Breathing Life Into Kazakh Smelters

PAVLODAR, Kazakhstan -- Reviving one of the giant Soviet-era metal smelters from a coma takes some basic business skills, lots of cash and, most of all, a strict ban on barter deals.

When runaway inflation and the breakup of the Soviet Union wreaked havoc on communist-style production planning, most of the region's state-owned factories and mines fell into a downward spiral of debt and falling production.

Barter seemed the obvious medicine, but it proved almost fatal.

"We didn't know what the real prices were," said Bulat Svyatov, commercial director of the Pavlodar Alumina Plant in northeastern Kazakhstan. "All our contracts were improvised. There was a lot of barter. We had to get rid of our product just so we could keep producing."

But barter also lent itself well to grandiose kickback schemes with local suppliers and Western customers, always at the factory's expense.

Viktor Pirogov, the new general director of the Aksu ferro-alloy smelter, found 1994 barter contracts for the purchase of diesel at four times the going rate, in exchange for undervalued ferrochrome.

"There was no owner," Pirogov said. "If there is no owner you can sell or buy high or low, it does not really matter to you."

Many factories cut work weeks and reduced production, which only raised the cost per ton. Salaries at Aksu were paid in boots and cans of Herbalife, a popular weight-loss product. And when that ran out, the factory printed its own money.

In late 1994 and 1995, three offshore companies financed mostly by the Trans-World Group, a London-based metal producer with major investments in Russia, took on management contracts for some of Kazakhstan's largest metal plants -- Pavlodar, an iron ore mine with a processing plant, and a conglomerate of ferro-alloy mines and smelters that includes Aksu.

In return for a share of revenues, Trans-World pledged to invest and revive production. Within months, the group exercised its contract option to buy majority stakes in all these plants and mines for a total of $143 million.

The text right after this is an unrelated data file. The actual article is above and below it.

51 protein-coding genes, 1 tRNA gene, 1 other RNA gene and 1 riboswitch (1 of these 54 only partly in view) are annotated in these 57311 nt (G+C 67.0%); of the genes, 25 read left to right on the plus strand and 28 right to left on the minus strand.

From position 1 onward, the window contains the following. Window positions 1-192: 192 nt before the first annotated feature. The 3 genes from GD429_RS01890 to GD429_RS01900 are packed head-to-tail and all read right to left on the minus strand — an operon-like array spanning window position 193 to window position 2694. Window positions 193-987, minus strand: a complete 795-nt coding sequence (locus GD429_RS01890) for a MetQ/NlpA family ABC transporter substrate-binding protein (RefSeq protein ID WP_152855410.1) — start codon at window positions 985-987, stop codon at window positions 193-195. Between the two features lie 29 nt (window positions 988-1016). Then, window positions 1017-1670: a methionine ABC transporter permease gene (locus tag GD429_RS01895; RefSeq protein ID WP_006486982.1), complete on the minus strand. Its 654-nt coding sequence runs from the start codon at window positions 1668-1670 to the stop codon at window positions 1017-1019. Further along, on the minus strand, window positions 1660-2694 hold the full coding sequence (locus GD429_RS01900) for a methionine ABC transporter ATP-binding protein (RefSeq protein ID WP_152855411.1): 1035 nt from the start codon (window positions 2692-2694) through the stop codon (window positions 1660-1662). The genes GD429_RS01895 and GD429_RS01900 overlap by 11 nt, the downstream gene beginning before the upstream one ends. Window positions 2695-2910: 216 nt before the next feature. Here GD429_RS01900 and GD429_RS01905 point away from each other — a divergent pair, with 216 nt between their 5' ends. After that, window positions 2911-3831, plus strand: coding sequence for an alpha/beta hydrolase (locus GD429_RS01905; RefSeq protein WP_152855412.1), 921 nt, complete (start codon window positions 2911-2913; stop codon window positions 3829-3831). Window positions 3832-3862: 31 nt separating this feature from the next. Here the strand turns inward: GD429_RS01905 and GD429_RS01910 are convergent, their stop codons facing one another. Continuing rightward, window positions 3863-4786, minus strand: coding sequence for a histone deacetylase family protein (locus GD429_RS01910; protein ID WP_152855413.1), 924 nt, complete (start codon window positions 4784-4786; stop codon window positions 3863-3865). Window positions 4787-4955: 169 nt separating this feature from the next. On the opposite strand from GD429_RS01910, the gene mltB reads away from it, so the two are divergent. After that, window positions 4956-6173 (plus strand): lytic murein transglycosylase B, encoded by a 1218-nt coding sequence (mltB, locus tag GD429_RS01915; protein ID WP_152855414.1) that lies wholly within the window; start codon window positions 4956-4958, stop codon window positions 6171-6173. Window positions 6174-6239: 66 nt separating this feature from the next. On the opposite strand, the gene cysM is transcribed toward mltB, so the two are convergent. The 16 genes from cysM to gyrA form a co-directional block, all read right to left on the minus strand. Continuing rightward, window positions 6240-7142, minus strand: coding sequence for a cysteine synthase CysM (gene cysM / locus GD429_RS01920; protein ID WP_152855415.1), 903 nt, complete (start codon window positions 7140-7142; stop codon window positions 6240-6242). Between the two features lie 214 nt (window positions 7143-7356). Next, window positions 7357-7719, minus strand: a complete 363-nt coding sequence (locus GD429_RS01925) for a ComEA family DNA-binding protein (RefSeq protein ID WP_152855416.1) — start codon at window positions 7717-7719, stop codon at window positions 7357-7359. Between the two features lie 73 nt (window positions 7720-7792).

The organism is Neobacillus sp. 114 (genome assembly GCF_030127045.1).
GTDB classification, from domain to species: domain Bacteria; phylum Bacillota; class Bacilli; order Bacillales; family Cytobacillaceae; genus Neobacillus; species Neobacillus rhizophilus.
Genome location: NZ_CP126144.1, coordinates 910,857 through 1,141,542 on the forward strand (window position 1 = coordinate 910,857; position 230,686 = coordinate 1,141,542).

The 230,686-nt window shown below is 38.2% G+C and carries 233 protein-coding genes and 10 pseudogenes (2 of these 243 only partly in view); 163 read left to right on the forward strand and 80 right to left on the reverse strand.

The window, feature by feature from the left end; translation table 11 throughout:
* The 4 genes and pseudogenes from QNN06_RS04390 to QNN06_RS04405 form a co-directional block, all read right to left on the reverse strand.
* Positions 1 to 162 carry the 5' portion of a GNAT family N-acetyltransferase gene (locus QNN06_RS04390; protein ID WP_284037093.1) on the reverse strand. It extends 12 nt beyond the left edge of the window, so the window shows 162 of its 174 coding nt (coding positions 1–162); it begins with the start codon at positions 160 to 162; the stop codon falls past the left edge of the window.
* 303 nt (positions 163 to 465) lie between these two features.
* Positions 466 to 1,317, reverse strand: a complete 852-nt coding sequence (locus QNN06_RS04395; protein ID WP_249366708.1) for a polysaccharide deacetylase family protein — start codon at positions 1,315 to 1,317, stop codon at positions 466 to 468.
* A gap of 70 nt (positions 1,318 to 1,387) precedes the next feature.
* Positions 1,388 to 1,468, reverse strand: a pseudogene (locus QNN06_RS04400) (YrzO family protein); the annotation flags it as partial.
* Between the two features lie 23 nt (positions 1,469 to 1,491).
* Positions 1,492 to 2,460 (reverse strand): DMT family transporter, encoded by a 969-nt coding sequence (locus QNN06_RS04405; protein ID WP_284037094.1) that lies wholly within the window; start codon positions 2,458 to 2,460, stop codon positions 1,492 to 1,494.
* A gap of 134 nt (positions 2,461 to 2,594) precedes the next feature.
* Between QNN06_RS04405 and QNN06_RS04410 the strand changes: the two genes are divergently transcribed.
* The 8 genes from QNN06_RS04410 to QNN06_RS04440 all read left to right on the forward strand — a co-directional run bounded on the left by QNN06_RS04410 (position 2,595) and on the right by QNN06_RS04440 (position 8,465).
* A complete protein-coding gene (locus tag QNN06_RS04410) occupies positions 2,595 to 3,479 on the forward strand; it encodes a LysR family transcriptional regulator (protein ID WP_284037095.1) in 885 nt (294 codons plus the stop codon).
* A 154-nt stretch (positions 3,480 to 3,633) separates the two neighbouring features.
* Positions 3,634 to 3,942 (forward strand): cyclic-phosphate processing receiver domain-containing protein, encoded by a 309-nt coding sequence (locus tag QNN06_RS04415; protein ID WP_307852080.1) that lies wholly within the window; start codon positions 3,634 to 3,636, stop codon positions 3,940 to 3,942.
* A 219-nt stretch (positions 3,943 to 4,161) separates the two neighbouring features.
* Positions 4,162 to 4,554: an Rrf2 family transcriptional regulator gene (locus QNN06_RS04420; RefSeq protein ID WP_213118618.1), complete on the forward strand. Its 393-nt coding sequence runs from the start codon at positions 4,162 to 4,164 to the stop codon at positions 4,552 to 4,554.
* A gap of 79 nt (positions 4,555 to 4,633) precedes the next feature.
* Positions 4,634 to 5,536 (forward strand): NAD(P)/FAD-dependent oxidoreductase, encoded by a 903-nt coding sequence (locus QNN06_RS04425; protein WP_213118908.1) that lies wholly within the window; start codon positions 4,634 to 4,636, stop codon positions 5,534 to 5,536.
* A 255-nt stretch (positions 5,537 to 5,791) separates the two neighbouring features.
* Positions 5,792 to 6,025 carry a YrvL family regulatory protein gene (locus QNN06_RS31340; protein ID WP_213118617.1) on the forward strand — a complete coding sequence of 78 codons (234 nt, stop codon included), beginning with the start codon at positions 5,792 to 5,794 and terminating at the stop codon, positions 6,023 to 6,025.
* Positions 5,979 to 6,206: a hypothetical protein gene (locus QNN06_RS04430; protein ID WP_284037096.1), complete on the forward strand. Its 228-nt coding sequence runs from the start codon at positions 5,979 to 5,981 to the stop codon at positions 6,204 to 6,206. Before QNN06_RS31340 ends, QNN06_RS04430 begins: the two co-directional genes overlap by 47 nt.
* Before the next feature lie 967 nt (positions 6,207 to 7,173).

Kazakh opposition leaders alleged that Kazakh officials were selling cheap because they were silent partners in the offshore companies; the companies deny the allegation but will not say who the local shareholders are.

More importantly for Kazakhstan though, the company said it had already lent the plants more than $500 million to replenish supplies and pay off debts and overdue salaries at each of the enterprises.

It pledged to invest in new production lines and bought nearby power plants and part of a large coal mine to ensure stable electricity supplies. These investments have brought money back into an economy starved for cash by more than $11 billion in enterprise arrears.

Trans-World also fired the top management at all plants and banned barter deals. With Trans-World cash in hand, the new managers could bargain for prompt supplies, at 30 percent discounts from even the more honest barter deals. Within two years, Pavlodar had cut production cost by 62 percent thanks to Trans-World's cash and management improvements.

Trans-World's greatest challenge was to find customers with cash. It pledged to buy and market the whole production at each of its enterprises. Trans-World's aluminum smelters in Russia need 3 million tons of alumina per year, thrice Pavlodar's production.

But the pellet plant and the conglomerate of chrome mines and smelters lack Pavlodar's guaranteed outlet; world market prices of ferro-chrome plunged shortly after Trans-World took over and aluminum and steel prices were weak as well. Committed to buying, Trans-World stockpiled 200,000 tons of ferro-alloys in Rotterdam alone, cut back production in 1996 and sold from stock.

"We owned the highest mountains in the Netherlands," joked Hans Rubin, a Trans-World appointee as Pavlodar's president.

Production at Pavlodar is back at capacity, but the ferro-alloy smelters run at less then 40 percent, the iron ore mill at 66 percent. Unlike earlier years, however, salaries are still paid and whatever is produced is sold for cash.

Trans-World has grand plans for its factories in Kazakhstan, including a second $450-million alumina plant and management or partial ownership of the Kazakh railroads, power network and gas pipelines. To attract financing, the company is gradually shedding the secrecy that made it suspect to many.

"The reception of the Western banks up to now was rather negative," Rubin said. "They used to call us the Russian mafia and all that nonsense. Now banks are much more receptive to our proposals and ideas than they were before. We can prove that our companies can make a profit."